A man has been photographed unloading a trolley full of baby formula into his car as desperate parents wait for an end to the chronic powder shortage.
Radio personality Emily Jade O’Keeffe uploaded the photo to her Instagram account after she spotted the man at a shopping plaza in the Gold Coast suburb of Ashmore on Tuesday morning.
‘I’ve seen on TV that it happens in Sydney and Melbourne but I have never seen it on the Coast,’ Ms O’Keefe told the Courier Mail.
Radio personality Emily Jade O’Keeffe uploaded the photo to her Instagram account, after she spotted the man at a shopping plaza in the Gold Coast suburb of Ashmore on Tuesday morning
Young mothers took to the post on social media to air their struggles with trying to find the popular product.
Ms O’Keeffe is a mother to a four-month-old boy and she said the comments from other parents were grounding.
‘I have to get my baby formula on prescription and it’s behind the counter, so I didn’t know there was such a struggle to get formula,’ she wrote.
While the shopper in the photo was lifting the baby formula out of a Woolworths-branded trolley, the supermarket denies selling the man the boxes.
‘We have a two-tin limit per customer in place and receive our product orders in much smaller volumes at this store,” a spokesperson for the store said.
Ms O’Keefe said a chemist in the area could have sold the customer the baby formula.
A spokesperson from the chemist told Daily Mail Australia a customer had placed an order with them.
However, the store said it rarely sold baby formula in such large quantities and it had to order in the stock on request.
The photo comes just days after vision emerged of a crush of customers storming a Woolworths store in Box Hill, a suburb in Melbourne’s east.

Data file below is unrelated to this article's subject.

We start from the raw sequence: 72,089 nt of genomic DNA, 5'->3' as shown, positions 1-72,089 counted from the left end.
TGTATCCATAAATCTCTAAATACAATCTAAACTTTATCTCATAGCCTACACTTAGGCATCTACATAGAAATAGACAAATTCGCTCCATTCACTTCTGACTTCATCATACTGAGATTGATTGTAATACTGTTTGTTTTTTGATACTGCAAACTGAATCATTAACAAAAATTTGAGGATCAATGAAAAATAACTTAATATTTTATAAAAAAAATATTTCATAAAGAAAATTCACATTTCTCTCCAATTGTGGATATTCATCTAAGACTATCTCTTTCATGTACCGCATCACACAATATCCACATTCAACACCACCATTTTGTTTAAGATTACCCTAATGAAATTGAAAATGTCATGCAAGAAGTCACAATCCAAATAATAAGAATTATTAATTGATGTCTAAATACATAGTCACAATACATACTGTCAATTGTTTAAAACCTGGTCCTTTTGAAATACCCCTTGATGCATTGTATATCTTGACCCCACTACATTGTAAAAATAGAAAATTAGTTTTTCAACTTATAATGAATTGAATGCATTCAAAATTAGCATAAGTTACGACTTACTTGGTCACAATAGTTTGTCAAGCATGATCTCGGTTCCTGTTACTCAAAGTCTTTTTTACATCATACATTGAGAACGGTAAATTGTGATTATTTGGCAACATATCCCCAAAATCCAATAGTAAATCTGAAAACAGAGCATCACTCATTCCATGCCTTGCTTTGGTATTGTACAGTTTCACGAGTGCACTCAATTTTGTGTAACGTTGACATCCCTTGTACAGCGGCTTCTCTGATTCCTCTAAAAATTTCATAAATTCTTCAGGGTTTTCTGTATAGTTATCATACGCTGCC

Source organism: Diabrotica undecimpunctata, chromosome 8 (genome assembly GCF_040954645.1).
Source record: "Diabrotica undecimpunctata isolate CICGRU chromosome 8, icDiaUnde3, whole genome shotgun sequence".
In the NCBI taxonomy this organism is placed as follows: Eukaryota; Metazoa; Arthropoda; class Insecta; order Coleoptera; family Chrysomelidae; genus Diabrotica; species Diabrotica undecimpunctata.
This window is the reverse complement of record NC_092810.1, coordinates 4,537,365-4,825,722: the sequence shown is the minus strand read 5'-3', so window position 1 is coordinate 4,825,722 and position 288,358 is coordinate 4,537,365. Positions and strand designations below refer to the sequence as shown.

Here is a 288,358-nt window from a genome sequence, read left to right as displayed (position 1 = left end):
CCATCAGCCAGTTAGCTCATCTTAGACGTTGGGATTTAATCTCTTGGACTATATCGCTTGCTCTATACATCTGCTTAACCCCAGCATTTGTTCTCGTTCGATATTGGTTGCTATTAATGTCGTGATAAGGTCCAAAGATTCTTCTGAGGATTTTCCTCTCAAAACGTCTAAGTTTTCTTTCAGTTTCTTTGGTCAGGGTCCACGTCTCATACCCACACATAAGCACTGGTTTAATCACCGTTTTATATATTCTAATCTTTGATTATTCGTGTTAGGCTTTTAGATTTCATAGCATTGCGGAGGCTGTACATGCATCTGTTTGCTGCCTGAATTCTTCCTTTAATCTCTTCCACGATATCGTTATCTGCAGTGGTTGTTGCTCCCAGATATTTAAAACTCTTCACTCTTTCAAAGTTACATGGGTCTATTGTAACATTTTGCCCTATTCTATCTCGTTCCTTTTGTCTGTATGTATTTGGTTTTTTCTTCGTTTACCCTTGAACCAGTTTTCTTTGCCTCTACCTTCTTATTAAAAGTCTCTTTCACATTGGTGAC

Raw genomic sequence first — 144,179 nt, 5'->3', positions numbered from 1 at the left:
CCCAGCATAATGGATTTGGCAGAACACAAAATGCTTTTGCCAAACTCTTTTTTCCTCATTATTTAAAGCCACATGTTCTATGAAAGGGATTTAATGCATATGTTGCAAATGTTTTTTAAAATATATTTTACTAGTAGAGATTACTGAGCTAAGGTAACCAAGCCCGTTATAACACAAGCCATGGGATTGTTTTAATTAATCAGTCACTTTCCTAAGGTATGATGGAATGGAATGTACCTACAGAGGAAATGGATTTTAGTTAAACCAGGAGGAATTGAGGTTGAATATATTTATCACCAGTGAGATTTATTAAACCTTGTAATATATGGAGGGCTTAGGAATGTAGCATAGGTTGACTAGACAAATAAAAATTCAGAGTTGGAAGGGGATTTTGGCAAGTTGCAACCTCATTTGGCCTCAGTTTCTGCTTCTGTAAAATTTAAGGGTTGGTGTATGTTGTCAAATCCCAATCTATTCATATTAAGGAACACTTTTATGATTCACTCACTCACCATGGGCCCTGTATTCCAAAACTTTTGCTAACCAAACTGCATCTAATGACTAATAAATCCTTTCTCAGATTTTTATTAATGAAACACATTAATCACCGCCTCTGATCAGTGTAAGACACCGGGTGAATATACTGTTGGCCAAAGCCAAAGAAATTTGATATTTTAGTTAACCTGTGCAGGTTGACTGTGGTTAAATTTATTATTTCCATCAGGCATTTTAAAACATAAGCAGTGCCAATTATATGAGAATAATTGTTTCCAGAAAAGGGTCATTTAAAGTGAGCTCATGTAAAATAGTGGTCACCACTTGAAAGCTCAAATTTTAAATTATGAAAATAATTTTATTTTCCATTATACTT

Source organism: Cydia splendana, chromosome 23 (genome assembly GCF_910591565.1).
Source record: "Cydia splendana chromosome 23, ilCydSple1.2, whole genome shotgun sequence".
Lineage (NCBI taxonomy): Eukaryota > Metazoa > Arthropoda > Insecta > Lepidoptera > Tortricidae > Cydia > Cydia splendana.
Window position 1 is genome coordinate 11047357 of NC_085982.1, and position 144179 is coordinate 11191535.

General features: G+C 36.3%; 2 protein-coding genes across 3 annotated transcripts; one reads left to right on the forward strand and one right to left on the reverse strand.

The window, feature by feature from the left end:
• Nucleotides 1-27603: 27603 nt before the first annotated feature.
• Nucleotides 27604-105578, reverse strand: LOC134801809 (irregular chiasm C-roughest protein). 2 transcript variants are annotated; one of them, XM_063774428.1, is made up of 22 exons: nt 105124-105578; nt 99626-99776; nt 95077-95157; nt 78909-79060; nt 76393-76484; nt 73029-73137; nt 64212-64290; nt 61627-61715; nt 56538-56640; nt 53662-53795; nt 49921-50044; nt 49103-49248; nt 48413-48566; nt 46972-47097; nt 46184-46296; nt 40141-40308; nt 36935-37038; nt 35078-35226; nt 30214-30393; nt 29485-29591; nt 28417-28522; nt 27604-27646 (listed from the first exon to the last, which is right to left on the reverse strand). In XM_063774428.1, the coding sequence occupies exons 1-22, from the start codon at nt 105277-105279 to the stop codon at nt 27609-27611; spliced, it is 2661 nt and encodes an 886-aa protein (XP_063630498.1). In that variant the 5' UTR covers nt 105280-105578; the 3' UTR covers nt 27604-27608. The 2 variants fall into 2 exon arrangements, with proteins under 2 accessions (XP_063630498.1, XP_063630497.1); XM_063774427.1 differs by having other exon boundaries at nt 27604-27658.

The buying frenzy began just minutes after the store opened its doors in the morning last week, according to witnesses.
Customers queued almost to the end of an aisle, prompting staff to simply stack the boxes on a pallet in the stock room’s doorway in preparation for the mad rush.
Shoppers are filmed hustling through the otherwise empty store to be some of the first to collect the tins, which can sell for hundreds of dollars online.
Shoppers were shocked to see a huge line of impatient customers almost the whole way down an aisle at a Woolworths in Box Hill, Melbourne, last week (pictured)
After grabbing a box from the pallet, which was piled as high as their heads, customers jogged towards the checkout – aware they were being filmed.
The boxes had arrived directly from suppliers and hadn’t even been opened when the impatient buyers formed a queue snaking through the store.
A man filming the stunning sight berated the line for buying so many tins of the sought-after formula just to make huge profits selling them online.
‘Look at all these people… this should be illegal,’ he said, as buyers covered their faces with their hands or hooded jumpers.
For several years, Australian parents have been outraged at the practice by Asian ‘daigous’, as few tins are left for their own children.
The video prompted a barrage of complaints to Woolworths after it was posted online over the weekend.
In response to the outcry, and to a similar video recently filmed in another Melbourne suburb, the supermarket was forced to reinstate a two-tins per customer policy as of next week.
Customers queued almost to end of an aisle, prompting staff to simply stack the boxes on a pallet in the stock room’s doorway in preparation of the mad rush
‘We can confirm from next week the baby formula limit will revert to two tins per transaction,’ it said.
‘We’ll closely monitor our on-shelf availability and feedback from customers as we make this adjustment.
‘We encourage parents who find their chosen baby formula is not on the shelf to speak directly with the store manager for assistance.’
The second video was shot at a Woolworths in Chadstone and posted online last Sunday.
Woolworths raised the tin per customer limit from two to eight in August, boasting it was keeping up with supply.
Baby formula is lucrative market, with some people earning in excess of $100,000 per year after shipping off the tins to willing buyers in China.
Australia’s tough regulations mean the formula is of higher quality and well-off parents are willing to pay more than five times the supermarket price.